The Circle of Google
[Search]

The Circle of Google
[Getting Things Done]

This is a key element of design that is often missed; design a user experience.

Apple learned this early on with the first iPod. They created a user experience which they then applied to iLife, and finally to their entire OS X workflow. Apple realized that they could not focus on an individual application or a piece of hardware. It became increasingly important to address the user experience and how the applications work together.

Too much emphasis is placed on individual aspects of a program, not enough time is spent on the transitions between them. To often we forget that:

User experience design is just as important as user interface design.

These services are cleverly designed to work with each other, giving the user [you] a unified experience. Lets look at the “Circle of Google”:

The Circle of Google

Taking this diagram one step further, I think there is something we can learn from how the “Google Experience” is structured. Consider this second diagram illustrating how the circle is cross connected.

The Circle of Google Connections

Google Web Search and Gmail are the primary entry points for “The Circle of Google”. They are the bridge applications between Search and GTD.

Search

First, the things Google did well. You’ll notice that Google Web Search is strongly connected to the other search applications. Google Web Search is smart enough to return results from web sites, images, maps, news, or shopping–depending on your search criteria. This is a great lesson in usability, and one of the primary reasons why these applications are used. Google does the work for you. Google doesn’t make you retype your query or prompt you to “Click Here to check for shopping results”. If you search for “sony tv” in Google Web Search it will return both web sites and shopping results. To the users, these apps feel as one; they contribute to the “Google Experience”.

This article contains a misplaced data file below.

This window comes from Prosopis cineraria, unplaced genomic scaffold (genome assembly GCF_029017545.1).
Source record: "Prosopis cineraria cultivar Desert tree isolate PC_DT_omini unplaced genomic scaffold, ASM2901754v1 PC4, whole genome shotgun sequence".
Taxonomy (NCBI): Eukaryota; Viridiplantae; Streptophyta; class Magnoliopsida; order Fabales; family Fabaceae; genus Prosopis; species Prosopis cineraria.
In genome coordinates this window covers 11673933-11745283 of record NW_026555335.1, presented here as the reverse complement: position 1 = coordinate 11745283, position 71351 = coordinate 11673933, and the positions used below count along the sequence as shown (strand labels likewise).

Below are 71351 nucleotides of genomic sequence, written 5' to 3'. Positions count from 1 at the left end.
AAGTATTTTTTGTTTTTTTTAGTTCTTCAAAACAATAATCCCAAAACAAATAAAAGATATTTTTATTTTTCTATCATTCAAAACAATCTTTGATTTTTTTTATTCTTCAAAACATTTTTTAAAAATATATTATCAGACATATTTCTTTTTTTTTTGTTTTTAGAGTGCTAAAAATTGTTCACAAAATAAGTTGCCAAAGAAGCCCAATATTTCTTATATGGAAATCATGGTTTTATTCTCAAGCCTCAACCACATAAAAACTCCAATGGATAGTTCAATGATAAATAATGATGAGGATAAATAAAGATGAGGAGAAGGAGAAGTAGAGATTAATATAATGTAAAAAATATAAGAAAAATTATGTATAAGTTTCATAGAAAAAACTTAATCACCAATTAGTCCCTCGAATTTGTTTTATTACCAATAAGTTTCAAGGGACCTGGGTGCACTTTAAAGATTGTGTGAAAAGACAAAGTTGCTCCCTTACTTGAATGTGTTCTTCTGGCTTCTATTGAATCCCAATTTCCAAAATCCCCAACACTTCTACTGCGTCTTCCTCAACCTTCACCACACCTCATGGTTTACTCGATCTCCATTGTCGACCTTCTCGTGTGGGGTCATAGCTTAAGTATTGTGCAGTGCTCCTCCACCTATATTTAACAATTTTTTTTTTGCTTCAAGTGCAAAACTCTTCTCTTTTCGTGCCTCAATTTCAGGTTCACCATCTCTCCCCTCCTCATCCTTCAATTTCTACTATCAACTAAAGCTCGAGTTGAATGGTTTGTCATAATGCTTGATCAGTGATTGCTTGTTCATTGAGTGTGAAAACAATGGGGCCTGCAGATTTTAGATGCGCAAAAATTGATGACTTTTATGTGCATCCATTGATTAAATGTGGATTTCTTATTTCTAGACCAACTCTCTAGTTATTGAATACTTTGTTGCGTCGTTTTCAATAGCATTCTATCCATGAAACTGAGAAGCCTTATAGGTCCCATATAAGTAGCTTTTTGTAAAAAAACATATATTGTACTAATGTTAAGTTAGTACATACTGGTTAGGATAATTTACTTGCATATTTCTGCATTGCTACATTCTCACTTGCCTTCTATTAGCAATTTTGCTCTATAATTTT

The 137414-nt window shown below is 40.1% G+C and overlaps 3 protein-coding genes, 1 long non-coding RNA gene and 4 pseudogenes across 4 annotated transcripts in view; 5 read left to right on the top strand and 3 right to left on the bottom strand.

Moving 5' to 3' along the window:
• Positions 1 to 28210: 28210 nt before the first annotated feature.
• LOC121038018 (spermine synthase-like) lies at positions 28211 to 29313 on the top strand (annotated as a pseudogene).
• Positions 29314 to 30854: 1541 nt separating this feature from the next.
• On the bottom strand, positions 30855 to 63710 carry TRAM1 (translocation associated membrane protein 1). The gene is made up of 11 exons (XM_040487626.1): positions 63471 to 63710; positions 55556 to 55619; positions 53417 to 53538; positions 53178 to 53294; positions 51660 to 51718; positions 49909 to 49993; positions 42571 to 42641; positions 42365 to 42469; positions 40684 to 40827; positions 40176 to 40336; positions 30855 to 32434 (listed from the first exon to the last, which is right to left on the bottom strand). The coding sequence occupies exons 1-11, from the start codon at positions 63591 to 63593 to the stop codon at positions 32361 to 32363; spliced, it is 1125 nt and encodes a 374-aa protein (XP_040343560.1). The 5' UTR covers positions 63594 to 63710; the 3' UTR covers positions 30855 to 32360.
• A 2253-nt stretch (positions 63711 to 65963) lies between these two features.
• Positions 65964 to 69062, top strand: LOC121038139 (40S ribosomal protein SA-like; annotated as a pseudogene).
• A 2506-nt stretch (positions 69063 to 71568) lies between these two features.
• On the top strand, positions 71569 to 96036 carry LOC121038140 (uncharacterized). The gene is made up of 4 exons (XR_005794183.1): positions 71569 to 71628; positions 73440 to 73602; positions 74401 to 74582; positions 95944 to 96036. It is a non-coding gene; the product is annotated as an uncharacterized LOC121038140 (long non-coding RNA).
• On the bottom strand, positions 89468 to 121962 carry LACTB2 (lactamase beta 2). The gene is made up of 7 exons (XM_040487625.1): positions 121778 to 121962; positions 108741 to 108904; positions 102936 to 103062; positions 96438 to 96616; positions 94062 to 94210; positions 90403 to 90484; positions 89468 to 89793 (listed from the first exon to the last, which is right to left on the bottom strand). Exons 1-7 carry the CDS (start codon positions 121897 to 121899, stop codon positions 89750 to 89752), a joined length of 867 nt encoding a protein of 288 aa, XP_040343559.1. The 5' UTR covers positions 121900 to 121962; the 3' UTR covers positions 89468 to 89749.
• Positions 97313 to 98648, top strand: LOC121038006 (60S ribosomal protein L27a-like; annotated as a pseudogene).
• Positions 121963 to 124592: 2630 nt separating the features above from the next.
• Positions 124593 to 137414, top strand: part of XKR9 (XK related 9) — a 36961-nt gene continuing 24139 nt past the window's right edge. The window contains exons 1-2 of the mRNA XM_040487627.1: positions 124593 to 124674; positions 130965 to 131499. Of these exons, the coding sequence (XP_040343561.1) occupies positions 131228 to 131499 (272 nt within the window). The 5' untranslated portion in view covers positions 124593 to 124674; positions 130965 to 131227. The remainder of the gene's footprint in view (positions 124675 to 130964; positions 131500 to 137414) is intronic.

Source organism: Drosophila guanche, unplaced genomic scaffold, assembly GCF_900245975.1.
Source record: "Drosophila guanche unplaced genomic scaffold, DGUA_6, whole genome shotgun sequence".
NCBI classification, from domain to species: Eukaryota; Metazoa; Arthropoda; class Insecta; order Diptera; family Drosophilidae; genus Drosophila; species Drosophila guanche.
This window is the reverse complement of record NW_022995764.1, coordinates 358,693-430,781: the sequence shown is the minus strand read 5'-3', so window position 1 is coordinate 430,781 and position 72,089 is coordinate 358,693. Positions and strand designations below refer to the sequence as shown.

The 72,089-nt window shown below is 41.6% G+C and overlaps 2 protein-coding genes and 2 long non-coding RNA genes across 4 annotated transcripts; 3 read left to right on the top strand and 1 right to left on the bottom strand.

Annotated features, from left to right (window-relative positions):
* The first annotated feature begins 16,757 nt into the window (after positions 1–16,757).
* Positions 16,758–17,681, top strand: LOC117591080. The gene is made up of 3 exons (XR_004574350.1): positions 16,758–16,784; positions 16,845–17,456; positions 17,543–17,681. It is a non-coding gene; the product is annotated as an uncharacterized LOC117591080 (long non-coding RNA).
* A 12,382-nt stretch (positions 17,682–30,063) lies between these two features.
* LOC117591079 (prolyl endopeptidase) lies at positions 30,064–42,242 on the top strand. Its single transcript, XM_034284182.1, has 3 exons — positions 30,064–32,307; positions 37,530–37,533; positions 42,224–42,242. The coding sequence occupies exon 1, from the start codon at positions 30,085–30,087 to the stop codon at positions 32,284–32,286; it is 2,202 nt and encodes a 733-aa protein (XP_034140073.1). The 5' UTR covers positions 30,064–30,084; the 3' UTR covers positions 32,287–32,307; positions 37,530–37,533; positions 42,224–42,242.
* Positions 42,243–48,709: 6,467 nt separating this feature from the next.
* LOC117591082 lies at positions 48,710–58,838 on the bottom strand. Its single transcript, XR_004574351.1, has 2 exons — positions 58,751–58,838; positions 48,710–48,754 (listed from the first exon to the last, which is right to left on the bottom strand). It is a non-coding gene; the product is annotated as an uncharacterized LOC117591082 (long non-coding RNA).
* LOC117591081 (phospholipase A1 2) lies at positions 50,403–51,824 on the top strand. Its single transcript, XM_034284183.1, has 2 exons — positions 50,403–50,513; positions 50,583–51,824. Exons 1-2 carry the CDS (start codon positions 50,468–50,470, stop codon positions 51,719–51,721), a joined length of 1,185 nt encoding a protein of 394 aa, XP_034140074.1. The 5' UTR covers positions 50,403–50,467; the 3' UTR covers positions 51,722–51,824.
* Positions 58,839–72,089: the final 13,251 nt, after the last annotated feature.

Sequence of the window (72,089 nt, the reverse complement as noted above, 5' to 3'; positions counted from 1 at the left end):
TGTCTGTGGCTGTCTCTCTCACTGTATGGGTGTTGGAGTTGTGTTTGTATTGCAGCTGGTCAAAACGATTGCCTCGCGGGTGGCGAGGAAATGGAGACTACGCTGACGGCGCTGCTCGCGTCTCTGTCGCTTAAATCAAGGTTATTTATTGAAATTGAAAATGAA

GTD

Now the things Google did not do well, or rather the areas in which Google can improve. Gmail is a great web app, I use it every day, but its integration with the other GTD apps is not as strong as Google Web Search. For example, if someone emails me an event, Gmail is smart enough to give me links to put that event in my Calendar. The same thing is true for Google Docs. If someone emails me an attachment I can choose to download it or open it in Google Docs. However, there is not a connection to PicasaWeb (Google Photos) or Google Reader.

To improve this workflow Google should do two things. First, if someone emails me a photo Gmail should give me the option to open it in PicasaWeb. Second, If someone sends me an email with a link, and that web page contains an RSS feed, Gmail should show me a preview of that feed and “Add to Google Reader” buttons.

They are simple workflow changes, but these changes would solidify Gmail as an entry point to the GTD side of Google.

So you should ask yourself,

  • Are you giving your users an experience?
  • Is it the experience you intended?
  • Are your users going to talk about the experience?

I often hear the question asked, “How can I make my product go viral?”

The answer is frustrating but simple.  Social media works because people talk; it’s social.  If you want your product to work in a social marketing environment your product must be remarkable.  By remarkable I don’t mean the buzzword; I mean your product must be “worthy of being remarked or noticed”.

If your product is good, people will talk about it. Make it good by providing a user experience worthy of talking about.